One of the fun surprises of middle age, I’ve discovered, is the body’s newfound ability to wake up in the middle of the night, mind whirring like a video on fast-forward, alert and ready to … well, in most cases, ready to pee. But then alert and ready to start the day. At 4:00. Dang.
Months ago, I thought the nighttime insomnia was because of all the stress in my life, caused by the ordeal my family was going through (plus the on-the-job stress I was feeling at the time). Now, I realize it’s just part of the journey, so I’ve learned … to practice patience, and take advantage of it. So I’m typing instead of staring up at the ceiling, silently cursing the Sandman. Practicing patience. (Nice segue, Heidi.)
This morning I woke up with a line from the “shepherd’s psalm” (Psalm 23) spinning through my head: “Though I walk through the valley of the shadow of death, I will fear no evil…”
Have you ever noticed that the psalmist didn’t RUN through that valley? Not even a quick-step. He walked. So often when we find ourselves in crisis, the temptation is to get through it as quickly as possible, which (truth be told) can greatly add to the stress.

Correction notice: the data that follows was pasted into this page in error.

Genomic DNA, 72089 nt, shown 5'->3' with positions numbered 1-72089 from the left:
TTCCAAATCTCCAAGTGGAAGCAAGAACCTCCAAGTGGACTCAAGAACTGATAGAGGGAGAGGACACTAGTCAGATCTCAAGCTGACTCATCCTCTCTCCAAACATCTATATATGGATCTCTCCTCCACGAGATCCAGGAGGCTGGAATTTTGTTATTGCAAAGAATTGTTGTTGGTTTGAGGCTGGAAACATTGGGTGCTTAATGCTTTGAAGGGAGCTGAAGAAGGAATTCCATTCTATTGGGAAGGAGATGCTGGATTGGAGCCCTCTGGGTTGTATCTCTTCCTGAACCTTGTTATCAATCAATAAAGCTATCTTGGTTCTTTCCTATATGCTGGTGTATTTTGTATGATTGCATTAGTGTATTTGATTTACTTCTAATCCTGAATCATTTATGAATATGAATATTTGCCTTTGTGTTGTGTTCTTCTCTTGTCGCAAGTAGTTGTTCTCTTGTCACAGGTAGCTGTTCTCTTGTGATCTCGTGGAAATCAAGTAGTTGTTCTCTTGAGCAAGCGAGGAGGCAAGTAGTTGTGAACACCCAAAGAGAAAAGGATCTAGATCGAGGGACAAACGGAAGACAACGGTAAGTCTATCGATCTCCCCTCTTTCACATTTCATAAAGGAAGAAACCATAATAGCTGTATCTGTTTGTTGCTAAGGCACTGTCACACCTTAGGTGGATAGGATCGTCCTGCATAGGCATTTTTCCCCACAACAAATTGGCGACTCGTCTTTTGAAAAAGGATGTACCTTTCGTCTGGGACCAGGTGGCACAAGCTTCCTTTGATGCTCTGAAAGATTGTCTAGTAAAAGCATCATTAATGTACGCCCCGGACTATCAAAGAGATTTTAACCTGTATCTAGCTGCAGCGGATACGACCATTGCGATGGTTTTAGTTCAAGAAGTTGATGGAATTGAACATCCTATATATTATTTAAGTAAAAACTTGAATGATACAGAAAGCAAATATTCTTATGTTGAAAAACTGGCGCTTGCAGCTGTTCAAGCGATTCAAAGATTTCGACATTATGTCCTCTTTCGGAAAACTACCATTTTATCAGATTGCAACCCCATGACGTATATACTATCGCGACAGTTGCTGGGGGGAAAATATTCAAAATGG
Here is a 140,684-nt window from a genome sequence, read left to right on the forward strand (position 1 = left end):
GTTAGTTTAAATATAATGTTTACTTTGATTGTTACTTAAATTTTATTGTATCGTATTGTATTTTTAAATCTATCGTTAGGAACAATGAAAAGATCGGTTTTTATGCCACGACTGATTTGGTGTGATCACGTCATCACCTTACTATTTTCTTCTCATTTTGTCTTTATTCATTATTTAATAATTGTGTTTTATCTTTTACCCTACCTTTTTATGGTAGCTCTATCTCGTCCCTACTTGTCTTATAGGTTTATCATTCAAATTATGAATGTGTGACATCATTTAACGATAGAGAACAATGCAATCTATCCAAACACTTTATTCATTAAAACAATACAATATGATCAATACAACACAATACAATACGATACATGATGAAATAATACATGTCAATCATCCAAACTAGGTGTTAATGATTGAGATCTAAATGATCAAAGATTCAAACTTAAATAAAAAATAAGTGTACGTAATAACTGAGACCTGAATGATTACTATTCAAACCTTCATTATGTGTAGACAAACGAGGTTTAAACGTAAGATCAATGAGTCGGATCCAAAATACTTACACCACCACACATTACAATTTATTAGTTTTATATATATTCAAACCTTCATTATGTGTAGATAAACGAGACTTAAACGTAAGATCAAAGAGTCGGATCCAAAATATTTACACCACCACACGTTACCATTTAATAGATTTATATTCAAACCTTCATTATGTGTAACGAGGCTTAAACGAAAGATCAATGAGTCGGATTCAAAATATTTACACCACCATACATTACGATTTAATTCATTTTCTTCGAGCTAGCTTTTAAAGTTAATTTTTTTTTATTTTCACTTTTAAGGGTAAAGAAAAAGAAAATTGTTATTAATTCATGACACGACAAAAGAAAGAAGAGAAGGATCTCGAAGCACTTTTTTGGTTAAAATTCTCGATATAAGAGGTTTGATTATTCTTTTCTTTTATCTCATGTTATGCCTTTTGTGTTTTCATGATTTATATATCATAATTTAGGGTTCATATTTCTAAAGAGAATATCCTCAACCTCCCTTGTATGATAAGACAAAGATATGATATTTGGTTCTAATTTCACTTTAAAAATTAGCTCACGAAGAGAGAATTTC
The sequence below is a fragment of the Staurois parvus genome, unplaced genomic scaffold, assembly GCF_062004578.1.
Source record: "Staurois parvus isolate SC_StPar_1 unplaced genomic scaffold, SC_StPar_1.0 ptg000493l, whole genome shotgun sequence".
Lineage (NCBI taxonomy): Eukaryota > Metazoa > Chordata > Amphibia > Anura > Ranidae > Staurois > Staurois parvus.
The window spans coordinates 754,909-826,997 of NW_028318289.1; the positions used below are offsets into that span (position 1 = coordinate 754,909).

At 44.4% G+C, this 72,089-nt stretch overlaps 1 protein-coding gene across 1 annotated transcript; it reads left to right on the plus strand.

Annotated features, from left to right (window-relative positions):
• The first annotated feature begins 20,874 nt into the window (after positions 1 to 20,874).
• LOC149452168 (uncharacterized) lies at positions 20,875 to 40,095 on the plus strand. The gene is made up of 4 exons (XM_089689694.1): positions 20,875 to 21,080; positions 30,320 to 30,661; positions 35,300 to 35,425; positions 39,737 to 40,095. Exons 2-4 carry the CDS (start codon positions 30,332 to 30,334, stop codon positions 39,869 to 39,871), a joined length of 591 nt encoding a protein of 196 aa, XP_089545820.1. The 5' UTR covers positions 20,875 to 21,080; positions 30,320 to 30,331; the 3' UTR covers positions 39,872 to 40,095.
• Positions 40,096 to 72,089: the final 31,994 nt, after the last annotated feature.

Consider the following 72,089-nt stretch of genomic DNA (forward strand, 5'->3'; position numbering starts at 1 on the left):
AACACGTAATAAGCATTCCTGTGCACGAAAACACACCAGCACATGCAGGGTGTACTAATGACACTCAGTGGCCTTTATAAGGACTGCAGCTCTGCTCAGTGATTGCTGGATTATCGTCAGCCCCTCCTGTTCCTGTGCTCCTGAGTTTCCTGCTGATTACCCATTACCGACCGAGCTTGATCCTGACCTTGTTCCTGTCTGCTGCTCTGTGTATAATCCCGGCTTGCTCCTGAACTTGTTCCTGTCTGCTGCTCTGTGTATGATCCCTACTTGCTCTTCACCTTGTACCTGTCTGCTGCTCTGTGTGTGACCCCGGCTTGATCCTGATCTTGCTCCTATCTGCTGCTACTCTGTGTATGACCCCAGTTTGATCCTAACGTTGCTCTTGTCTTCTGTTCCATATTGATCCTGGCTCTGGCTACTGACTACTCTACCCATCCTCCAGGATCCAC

Some experiences are more of a marathon than a sprint. When we find ourselves having to transom some dark valley, pushing ourselves to get through it quickly is likely to backfire, whether that particular valley is cancer, divorce, or … yes, even grief. But if we take the time to look around and to tend gently to the needs of those we love (including ourselves), it will take less out of us in the long run. No matter how much we need to practice patience with other people, the most important person to be patient with … is ourselves.
Have you had to “walk” a valley recently? How did you “practice patience” with yourself and those closest to you?